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Divisions over Georgieva’s fate to overshadow IMF annual meeting

Kristalina Georgieva

Divisions over Georgieva’s fate to overshadow IMF annual meeting

US and Japan want fund chief out while European states are more supportive

Kristalina Georgieva’s position as IMF managing director has come under pressure since she was accused of manipulating data to favour China in a previous role at the World Bank © Clemens Bilan/Pool/Getty

Divisions between the US and Europe over whether Kristalina Georgieva should remain in her post as the IMF chief are set to overshadow the fund’s flagship annual meetings this week as Washington wants her to go but European powers are more inclined to let her stay.

Georgieva’s position as the fund’s managing director has come under pressure since she was accused last month of manipulating data to favour China in a previous role at the World Bank. The 24 members of the IMF’s executive board are split into two camps, with the US and Japan, the fund’s two biggest shareholders, on one side, while France, Germany, Italy and the UK are more supportive, aligning with China and Russia on the issue, according to people briefed on the matter.

Despite a series of marathon meetings in recent days, the board has yet to reach a consensus. In a statement released late on Sunday following additional meetings with WilmerHale representatives and Georgieva, the IMF said the board made “further significant progress” in its assessment of the situation and would come to a decision “very soon”.

The fund’s annual meetings with the World Bank start on Monday.

A former division chief at the IMF said the extent of the board’s disagreements over Georgieva’s fate had already undermined her ability to lead going forward, leaving few alternatives beyond her being replaced.

“Such openly divided and at best modestly enthusiastic support for its managing director risks hobbling the institution’s effectiveness, both in terms of its policy advice and credibility of its analysis,” said the former IMF official. “Even if she weathers this storm, it will be difficult for Ms Georgieva to continue as an effective leader of the institution for much longer.”

Critics argue that the allegations against Georgieva jeopardise the ability of the World Bank and the IMF to promote pro-growth reforms and to speak truth to power in their dealings with governments.

But her backers stress her support for poorer nations during the coronavirus pandemic and her realignment of the fund’s priorities to address issues such as climate change and gender equality.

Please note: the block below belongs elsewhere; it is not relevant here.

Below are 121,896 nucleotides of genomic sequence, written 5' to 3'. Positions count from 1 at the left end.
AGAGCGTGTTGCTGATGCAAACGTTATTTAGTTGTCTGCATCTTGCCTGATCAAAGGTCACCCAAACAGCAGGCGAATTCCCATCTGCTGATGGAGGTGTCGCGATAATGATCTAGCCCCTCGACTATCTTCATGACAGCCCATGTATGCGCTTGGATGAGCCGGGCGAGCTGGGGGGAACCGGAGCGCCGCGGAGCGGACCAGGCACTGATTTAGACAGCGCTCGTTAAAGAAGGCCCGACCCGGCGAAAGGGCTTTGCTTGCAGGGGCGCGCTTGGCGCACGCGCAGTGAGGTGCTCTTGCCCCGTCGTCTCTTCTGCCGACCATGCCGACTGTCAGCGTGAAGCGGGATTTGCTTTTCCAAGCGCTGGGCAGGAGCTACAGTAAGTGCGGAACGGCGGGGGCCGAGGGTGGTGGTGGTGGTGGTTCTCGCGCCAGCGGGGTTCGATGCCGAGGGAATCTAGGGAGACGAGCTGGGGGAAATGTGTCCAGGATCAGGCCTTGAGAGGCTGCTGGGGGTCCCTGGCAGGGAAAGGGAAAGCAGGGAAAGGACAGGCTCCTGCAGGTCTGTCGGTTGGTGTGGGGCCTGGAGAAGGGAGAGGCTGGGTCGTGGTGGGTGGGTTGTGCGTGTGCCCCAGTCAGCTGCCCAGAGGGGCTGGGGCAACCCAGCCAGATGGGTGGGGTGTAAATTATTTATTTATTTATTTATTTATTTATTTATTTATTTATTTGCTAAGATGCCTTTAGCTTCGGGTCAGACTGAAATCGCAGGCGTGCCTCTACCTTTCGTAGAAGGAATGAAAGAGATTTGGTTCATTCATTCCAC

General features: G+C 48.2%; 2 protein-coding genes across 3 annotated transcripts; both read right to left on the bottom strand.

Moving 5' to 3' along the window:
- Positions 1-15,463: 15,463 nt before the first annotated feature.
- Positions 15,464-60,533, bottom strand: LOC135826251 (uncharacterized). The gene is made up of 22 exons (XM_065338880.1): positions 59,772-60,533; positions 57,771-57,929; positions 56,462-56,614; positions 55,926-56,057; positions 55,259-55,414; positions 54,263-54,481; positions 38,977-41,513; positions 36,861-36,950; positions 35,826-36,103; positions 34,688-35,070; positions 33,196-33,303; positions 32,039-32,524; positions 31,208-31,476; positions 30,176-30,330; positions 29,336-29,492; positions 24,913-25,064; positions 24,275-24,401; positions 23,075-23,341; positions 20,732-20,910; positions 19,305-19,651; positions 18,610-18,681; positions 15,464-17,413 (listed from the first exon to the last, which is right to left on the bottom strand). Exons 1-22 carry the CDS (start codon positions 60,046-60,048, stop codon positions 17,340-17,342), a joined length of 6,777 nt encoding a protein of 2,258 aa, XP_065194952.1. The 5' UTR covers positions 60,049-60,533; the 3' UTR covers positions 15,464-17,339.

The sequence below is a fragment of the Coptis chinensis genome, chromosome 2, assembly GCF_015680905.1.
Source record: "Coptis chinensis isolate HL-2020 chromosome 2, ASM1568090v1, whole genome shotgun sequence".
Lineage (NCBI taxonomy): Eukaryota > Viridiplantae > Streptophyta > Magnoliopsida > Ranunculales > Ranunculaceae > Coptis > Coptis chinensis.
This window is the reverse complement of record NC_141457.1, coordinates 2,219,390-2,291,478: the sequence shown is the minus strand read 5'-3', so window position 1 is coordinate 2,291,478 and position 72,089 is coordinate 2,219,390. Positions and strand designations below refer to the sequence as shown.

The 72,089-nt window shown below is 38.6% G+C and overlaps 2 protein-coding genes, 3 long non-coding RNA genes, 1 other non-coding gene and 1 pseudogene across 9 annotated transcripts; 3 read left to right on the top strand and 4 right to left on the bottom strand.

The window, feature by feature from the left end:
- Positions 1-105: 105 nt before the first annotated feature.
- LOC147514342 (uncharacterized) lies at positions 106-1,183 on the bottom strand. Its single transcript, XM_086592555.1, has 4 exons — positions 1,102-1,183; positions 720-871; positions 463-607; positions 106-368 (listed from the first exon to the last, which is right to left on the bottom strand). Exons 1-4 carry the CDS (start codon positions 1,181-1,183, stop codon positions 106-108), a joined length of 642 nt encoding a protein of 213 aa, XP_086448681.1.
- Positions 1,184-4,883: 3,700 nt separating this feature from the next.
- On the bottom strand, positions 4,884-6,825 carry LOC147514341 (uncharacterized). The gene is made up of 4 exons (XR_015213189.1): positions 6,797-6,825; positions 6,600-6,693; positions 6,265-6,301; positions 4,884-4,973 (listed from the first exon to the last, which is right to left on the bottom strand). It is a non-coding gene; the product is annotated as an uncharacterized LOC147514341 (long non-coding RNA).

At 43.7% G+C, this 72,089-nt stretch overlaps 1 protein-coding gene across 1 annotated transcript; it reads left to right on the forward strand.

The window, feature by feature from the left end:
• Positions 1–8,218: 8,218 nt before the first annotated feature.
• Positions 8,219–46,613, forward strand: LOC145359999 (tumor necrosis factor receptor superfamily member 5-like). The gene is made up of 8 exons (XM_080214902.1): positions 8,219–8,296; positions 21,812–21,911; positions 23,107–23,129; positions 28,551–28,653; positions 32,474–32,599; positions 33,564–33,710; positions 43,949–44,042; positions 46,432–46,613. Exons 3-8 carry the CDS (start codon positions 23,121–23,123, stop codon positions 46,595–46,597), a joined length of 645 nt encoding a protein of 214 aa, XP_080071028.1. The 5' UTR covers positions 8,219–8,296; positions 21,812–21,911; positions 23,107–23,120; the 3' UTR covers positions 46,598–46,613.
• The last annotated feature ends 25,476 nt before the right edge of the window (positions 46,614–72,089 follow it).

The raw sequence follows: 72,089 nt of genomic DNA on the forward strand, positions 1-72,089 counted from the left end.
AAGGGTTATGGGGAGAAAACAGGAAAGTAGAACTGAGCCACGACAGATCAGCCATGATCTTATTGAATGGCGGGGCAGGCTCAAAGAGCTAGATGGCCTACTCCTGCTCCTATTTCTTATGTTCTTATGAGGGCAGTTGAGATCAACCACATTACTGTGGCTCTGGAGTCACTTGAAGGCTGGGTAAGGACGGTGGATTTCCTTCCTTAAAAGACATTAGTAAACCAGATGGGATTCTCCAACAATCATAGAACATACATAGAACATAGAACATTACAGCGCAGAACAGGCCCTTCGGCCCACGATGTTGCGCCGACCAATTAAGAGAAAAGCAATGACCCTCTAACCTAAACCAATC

Georgieva is accused of manipulating data in China’s favour in the 2018 edition of the World Bank’s Doing Business annual report while she was the bank’s chief executive, a position she left for the IMF’s top job in October 2019. She has denied wrongdoing.

Simeon Djankov, a senior official at the bank under Georgieva, was also accused of overseeing the data changes and fomenting a “toxic” environment of threats and blackmail against staff. He did not respond to a request for comment.

The accusations were made in a report commissioned by the board of the World Bank from law firm WilmerHale, which the board made public on September 16.

Progressive economists have fought Georgieva’s corner. Jeffrey Sachs, director of the Center for Sustainable Development at Columbia University, wrote in the Financial Times that her removal “would be a dangerous and costly capitulation to anti-Beijing hysteria”.

Joseph Stiglitz, Nobel laureate and former chief economist at the World Bank, described efforts to remove her as a “coup” and the WilmerHale report as a “hatchet job”.

Six former World Bank officials, in a statement issued by a public relations agency retained by Georgieva last month, defended her as a “person of the utmost integrity and commitment to development”.

Her supporters also point to Georgieva’s record during the coronavirus crisis.

She has highlighted the unequal global response to the pandemic and channelled IMF emergency funding to 100 of the world’s poorest countries. She has also pushed through an allocation of $650bn of the IMF’s special drawing rights, a quasi-reserve asset that is the equivalent of newly minted money.

African governments and other states have given her vocal support in recent weeks.

But Georgieva’s critics say the focus should be on the allegations in the WilmerHale report and their implications for the credibility of both the World Bank and the IMF as providers of gold-standard economic data.

Anne Krueger, a former World Bank chief economist and deputy managing director of the IMF, said the affair left her “worried about the future in general”.

“I’m worried that if indeed this is somehow permitted to pass, we will have more pressure for more governments to change more numbers in more favourable directions,” she said. “Not everybody . . .[will] give in but there are some staff or management who will, and the situation will get out of hand if it isn’t already.”

Georgieva’s fiercest critics have questioned her denials that she pressured staff.

Paul Romer, a Nobel laureate who was World Bank chief economist under Georgieva and worked with her and Djankov, said the latter’s alleged actions “should be interpreted as being done with the knowledge and at the behest of Kristalina”.

Others worry that Georgieva’s fate will be decided not by her achievements or by concerns for the credibility of the world’s two leading multilateral institutions, but by geopolitics. They point to the rising tensions between Washington and Beijing, as well as France’s anger over Australia’s decision to scrap an agreement to buy French submarines in favour of a deal with the US and the UK to counter China.

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